Introduction to the shitty feature

A look at the different ways we think about excrement

Defecation is something that everyone deals with. Although we don’t often talk about it, it plays a role in every person’s day-to-day life.

We use a variety of words to describe it: shit, crap, feces, scat, poo, turd, dung, droppings, excrement, and waste. Each has different connotations and is generally used in different contexts. Babies poop; animals leave dung, scat, or droppings; cities deal with waste; and you might “look like shit” after catching the flu.

The terms we choose to describe our excrement have a major impact on how we collectively think about it. Shit was the first of the seven dirty words George Carlin famously said that “you could never say on television,” and it’s still considered a vulgar word.

On a societal level we tend to think of feces as waste – a by-product to be disposed of as opposed to a resource to be harnessed. A prophetic environmentalist friend of mine once described our modern waste disposal system as “an extremely expensive water slide for shit.” As you might imagine he also took issue with the term “waste disposal,” preferring the more shit-respectful “materials management.”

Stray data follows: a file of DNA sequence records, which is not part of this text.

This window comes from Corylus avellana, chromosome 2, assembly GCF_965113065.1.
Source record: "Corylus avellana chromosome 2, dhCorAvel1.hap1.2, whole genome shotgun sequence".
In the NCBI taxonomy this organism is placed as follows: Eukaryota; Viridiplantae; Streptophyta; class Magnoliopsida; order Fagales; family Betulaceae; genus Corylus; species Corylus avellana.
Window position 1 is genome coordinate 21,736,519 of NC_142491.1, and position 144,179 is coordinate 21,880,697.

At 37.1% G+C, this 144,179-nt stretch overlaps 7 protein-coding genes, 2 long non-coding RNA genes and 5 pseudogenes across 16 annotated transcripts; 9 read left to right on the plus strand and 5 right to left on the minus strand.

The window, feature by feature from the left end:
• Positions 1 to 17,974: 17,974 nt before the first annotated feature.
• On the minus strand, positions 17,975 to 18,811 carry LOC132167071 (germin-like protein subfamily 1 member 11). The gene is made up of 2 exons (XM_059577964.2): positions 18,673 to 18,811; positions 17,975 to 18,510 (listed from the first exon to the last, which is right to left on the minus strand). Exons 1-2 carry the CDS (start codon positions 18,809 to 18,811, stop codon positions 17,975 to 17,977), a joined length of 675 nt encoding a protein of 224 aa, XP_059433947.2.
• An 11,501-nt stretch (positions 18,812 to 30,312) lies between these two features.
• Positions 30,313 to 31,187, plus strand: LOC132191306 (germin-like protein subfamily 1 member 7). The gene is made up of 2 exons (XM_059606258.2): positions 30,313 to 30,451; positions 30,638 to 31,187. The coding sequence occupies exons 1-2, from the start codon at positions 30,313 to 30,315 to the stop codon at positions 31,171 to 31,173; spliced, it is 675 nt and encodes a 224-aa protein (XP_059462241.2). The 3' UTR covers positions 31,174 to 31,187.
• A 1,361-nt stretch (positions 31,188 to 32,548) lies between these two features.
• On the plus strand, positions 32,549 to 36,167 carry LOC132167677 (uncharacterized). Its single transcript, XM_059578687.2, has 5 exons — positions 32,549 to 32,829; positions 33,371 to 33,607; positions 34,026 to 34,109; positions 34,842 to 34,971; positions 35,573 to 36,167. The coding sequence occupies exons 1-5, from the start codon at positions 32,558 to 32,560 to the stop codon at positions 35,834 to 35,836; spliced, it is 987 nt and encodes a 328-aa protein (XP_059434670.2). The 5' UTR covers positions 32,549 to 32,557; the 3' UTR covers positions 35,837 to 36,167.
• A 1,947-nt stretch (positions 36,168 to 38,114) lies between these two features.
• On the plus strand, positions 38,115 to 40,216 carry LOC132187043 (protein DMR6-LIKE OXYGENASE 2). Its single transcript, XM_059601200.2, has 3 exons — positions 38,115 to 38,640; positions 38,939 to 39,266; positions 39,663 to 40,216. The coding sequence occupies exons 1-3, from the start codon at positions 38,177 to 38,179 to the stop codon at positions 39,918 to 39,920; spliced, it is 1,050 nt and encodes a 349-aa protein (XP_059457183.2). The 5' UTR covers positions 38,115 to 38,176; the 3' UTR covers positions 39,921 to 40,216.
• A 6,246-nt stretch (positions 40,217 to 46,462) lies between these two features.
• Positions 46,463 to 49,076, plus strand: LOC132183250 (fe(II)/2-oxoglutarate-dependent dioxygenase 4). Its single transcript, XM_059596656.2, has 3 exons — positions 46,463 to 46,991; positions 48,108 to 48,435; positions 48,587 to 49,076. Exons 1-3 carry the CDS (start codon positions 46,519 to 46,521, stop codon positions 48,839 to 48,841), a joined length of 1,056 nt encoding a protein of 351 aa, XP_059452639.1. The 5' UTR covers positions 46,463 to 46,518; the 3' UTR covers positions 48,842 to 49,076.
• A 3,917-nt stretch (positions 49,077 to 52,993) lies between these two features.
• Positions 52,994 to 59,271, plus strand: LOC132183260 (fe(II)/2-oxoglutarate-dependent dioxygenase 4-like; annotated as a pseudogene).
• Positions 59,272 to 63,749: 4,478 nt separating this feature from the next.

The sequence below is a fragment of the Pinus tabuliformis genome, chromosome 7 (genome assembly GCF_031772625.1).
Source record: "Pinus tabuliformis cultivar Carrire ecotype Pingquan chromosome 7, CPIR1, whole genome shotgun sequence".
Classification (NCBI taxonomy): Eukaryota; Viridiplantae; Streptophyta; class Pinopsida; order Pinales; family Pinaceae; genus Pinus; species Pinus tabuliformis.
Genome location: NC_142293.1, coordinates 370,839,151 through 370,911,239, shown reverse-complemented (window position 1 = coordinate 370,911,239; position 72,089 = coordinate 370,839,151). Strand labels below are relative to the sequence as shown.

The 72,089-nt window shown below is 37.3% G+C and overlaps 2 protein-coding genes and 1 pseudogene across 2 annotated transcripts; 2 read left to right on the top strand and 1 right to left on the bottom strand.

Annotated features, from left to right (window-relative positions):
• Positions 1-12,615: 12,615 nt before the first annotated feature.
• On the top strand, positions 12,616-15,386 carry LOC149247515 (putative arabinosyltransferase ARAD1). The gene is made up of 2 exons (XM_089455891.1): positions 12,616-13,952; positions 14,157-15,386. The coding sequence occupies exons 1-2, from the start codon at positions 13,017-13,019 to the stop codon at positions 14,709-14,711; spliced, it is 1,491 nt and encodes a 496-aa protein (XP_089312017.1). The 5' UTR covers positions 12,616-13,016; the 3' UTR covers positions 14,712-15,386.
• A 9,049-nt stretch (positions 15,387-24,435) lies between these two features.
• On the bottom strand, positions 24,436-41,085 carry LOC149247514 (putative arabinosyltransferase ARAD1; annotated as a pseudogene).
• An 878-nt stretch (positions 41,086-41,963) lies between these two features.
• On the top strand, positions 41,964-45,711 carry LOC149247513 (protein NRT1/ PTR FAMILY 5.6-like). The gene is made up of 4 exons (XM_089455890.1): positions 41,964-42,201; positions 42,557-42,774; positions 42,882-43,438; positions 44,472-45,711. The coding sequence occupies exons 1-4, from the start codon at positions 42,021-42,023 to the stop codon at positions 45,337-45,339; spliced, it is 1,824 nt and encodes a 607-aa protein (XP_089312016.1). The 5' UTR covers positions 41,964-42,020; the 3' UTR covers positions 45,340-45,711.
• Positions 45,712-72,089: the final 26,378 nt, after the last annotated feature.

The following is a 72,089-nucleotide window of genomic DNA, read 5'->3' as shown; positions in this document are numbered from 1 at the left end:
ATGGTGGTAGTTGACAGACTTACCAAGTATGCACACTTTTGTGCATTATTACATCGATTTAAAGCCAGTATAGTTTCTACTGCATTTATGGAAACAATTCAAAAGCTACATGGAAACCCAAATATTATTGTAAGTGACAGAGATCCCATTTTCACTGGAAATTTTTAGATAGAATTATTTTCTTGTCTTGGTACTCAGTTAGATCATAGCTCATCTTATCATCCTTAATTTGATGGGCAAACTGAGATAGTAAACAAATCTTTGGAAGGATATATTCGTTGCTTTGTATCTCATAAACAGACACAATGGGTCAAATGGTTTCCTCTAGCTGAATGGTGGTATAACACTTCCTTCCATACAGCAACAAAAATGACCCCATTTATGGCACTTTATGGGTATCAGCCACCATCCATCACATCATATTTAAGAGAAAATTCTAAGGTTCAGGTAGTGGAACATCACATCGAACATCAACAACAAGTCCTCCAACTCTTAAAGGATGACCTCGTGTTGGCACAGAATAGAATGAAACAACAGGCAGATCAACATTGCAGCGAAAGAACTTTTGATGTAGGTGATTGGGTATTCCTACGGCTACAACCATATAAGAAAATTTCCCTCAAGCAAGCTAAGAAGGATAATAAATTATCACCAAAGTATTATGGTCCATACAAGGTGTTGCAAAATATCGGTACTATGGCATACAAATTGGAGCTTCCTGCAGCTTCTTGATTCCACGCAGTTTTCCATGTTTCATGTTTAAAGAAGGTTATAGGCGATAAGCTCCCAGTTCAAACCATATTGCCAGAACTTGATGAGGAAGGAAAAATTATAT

It’s this tension that I hoped we could unpack in our shitty feature.

The intent was for our contributors to take a more comprehensive and analytical look at a topic that affects everyone’s life but that’s normally reduced to something “gross.”

At the most recent meeting of the Manitoban’s Editorial Board, at least one editor was incredulous at the thought of focusing our next centrefold on excrement.

When I began to explain the intent, members of our editorial board, including the shit-topic skeptic, began interjecting with examples of interesting ways the topic could be addressed.

“What about how different cultures deal with it?”

“How about its role in agriculture?”

“Someone could write about the different words we have for it!”

To my joy, the conversation quickly ran away from anyone’s control – it turned out to be an engaging topic for us, and hopefully for you.

This feature will include a look at how human excrement was dealt with through history, a profile of Winnipeg’s sewage management system, a look at some medical bowel disorders, a poem about a parent’s experience, and a personal narrative about installing a composting toilet.

I hope this unconventional topic piques your interest, and that it makes you think about shit in a new light.